SANTIAGO, Chile -- Plans for a state dinner for President Bush at Chile's presidential palace were scratched Sunday after the United States insisted on security measures that Chile called unacceptable.
The change came a day after Chilean security guards temporarily blocked one of Bush's Secret Service agents from entering an official dinner.
From left to right, President of Chile Ricardo Lagos, U.S. President George W. Bush and Russian President Vladimir Putin, walk in together wearing traditional Chilean ponchos as they arrive for the APEC Leader's Official Photograph at La Moneda Sunday, Nov. 21, 2004 in Santiago, Chile. (AP Photo/Pablo Martinez Monsivais)
For the Sunday event, the Secret Service insisted all guests -- totaling more than 230 -- pass through a metal detector, a top level Chilean Foreign Ministry official told CNN. U.S. officials did not dispute this account.
President Ricardo Lagos believed the measure was humiliating for guests, the Chilean official said.
Instead, Bush will attend a small dinner of about 20 people in Lagos' private dining room.
Bush's security at the 21-nation summit has been a big story in Chile, where many have complained the security measures are excessive. U.S. officials have said the measures are necessary to protect a U.S. president when traveling.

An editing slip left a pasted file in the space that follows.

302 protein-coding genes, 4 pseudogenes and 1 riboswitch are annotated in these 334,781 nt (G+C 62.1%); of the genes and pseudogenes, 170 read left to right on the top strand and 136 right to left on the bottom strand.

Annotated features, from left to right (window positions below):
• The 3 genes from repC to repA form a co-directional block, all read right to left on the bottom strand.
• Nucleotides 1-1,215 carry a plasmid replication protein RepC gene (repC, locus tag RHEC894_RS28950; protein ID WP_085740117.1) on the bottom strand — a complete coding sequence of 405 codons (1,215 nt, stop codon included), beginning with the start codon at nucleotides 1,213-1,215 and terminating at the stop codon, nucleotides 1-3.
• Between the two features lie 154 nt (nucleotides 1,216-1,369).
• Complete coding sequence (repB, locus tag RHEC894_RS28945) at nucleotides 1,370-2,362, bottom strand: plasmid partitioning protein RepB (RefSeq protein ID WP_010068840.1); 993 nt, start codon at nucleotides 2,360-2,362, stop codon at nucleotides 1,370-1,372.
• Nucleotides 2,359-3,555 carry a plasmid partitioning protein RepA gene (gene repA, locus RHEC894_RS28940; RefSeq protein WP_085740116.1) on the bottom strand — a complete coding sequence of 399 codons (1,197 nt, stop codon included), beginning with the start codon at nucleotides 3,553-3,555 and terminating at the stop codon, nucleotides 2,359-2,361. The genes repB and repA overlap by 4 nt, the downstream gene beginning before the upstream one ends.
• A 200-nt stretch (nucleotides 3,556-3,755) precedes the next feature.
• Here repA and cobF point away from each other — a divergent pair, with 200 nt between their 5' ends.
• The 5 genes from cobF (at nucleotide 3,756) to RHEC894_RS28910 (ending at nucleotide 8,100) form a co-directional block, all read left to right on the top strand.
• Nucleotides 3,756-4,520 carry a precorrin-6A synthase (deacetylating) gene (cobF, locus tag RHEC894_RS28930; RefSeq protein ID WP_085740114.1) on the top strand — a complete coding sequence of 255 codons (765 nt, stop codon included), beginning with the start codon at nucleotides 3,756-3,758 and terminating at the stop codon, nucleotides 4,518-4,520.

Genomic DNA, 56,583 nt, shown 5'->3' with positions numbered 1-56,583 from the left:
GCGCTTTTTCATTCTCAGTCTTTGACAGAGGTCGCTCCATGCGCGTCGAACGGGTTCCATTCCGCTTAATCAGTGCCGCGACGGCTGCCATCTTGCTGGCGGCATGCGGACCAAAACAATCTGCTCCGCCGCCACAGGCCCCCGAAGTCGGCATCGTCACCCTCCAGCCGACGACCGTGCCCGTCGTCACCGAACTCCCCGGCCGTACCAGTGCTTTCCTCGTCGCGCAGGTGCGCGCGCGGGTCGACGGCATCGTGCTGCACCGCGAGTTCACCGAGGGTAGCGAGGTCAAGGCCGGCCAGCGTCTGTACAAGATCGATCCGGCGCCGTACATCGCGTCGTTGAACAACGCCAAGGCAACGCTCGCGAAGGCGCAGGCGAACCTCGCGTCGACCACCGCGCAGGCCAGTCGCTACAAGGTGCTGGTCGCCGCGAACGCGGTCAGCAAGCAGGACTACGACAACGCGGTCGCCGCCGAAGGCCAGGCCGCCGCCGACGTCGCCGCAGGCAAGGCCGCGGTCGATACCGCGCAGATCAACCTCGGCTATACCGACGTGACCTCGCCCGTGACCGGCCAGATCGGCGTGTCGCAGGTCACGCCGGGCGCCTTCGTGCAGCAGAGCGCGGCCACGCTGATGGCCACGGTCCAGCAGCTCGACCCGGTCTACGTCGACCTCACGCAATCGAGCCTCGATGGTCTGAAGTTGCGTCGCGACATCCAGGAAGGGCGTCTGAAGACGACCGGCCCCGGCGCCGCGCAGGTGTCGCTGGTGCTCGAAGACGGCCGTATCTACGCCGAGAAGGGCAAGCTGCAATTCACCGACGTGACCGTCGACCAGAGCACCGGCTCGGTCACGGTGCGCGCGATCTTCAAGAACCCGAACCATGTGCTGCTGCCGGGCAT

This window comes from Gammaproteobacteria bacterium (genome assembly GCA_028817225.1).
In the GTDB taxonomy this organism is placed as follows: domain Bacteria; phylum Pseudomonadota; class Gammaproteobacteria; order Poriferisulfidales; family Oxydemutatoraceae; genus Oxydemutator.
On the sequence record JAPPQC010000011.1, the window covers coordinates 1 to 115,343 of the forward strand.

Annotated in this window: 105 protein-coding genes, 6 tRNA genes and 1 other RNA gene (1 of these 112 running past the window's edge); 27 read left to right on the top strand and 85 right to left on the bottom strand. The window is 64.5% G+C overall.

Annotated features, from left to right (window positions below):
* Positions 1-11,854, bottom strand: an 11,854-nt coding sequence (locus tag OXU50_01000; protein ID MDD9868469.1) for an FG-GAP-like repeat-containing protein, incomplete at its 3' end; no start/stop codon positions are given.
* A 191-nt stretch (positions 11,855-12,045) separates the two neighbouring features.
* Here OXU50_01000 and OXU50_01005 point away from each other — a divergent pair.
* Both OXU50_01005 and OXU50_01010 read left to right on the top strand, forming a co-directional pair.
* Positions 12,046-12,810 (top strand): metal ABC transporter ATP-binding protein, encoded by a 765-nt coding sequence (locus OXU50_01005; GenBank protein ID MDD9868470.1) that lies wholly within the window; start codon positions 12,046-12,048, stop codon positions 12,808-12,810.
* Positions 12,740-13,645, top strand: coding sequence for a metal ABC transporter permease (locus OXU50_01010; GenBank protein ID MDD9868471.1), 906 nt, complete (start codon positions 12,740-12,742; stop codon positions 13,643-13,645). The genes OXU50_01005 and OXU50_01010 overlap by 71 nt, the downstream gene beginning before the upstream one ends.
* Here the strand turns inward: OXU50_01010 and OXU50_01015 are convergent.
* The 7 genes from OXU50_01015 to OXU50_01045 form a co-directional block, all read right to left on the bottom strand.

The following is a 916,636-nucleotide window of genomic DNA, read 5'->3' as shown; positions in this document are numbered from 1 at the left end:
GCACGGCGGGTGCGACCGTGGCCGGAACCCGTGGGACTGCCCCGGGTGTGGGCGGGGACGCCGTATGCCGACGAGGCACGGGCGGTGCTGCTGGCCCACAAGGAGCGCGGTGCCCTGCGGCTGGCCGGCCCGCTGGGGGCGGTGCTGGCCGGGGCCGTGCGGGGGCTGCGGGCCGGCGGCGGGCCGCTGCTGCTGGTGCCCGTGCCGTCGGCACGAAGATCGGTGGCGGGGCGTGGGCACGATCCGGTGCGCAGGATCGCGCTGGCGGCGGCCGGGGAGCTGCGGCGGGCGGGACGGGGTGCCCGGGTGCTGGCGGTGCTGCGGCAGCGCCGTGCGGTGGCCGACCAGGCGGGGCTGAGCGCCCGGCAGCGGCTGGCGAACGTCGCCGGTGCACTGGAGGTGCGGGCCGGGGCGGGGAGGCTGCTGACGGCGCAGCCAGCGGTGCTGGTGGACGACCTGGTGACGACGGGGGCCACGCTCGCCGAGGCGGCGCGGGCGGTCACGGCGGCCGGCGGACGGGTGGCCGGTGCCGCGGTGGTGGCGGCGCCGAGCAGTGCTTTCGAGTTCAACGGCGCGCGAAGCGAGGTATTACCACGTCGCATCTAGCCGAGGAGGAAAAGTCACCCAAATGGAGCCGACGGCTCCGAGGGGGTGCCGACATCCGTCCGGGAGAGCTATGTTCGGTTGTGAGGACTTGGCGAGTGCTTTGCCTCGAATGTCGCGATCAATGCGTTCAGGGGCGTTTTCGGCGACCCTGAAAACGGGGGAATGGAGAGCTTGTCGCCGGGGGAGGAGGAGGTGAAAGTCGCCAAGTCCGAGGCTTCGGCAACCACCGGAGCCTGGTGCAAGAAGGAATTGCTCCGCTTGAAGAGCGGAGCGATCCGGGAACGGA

The Saturday incident was captured on camera and shown around the world.
Bush was posing for photos with first lady Laura Bush in the Estacion Mapocho Cultural Center when he heard a commotion and saw that one of his plainclothes security agents was being forcefully restrained from entering.
Bush reached into a small crowd, where people were arguing and pushing one another, and pulled the agent through the door of center. (Full story)
Bush then turned around, cocked his head proudly at his maneuver and began to greet his hosts.
The White House downplayed the incident as an unfortunate misunderstanding with Chilean security services.
U.S. officials insisted the change in Sunday's dinner plans did not reflect any tension in U.S.-Chile relations.
CNN's Lucia Newman and John King contributed to this report.
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